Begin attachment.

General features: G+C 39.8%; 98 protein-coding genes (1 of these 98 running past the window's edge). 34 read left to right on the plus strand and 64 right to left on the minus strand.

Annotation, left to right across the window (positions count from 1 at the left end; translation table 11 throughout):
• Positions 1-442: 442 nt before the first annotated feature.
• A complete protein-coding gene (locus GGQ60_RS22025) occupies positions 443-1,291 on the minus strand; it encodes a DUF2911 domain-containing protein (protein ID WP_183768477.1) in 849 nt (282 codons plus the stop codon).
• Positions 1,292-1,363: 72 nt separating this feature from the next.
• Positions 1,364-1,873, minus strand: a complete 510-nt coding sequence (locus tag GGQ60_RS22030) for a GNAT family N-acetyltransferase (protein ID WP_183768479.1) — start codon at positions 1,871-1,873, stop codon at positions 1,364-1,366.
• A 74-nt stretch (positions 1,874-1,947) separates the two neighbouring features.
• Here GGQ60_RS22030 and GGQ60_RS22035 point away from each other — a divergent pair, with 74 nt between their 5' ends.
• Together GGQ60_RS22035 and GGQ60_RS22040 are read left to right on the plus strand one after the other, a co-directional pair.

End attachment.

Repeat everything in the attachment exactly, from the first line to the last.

General features: G+C 39.8%; 98 protein-coding genes (1 of these 98 running past the window's edge). 34 read left to right on the plus strand and 64 right to left on the minus strand.

Annotation, left to right across the window (positions count from 1 at the left end; translation table 11 throughout):
• Positions 1-442: 442 nt before the first annotated feature.
• A complete protein-coding gene (locus GGQ60_RS22025) occupies positions 443-1,291 on the minus strand; it encodes a DUF2911 domain-containing protein (protein ID WP_183768477.1) in 849 nt (282 codons plus the stop codon).
• Positions 1,292-1,363: 72 nt separating this feature from the next.
• Positions 1,364-1,873, minus strand: a complete 510-nt coding sequence (locus tag GGQ60_RS22030) for a GNAT family N-acetyltransferase (protein ID WP_183768479.1) — start codon at positions 1,871-1,873, stop codon at positions 1,364-1,366.
• A 74-nt stretch (positions 1,874-1,947) separates the two neighbouring features.
• Here GGQ60_RS22030 and GGQ60_RS22035 point away from each other — a divergent pair, with 74 nt between their 5' ends.
• Together GGQ60_RS22035 and GGQ60_RS22040 are read left to right on the plus strand one after the other, a co-directional pair.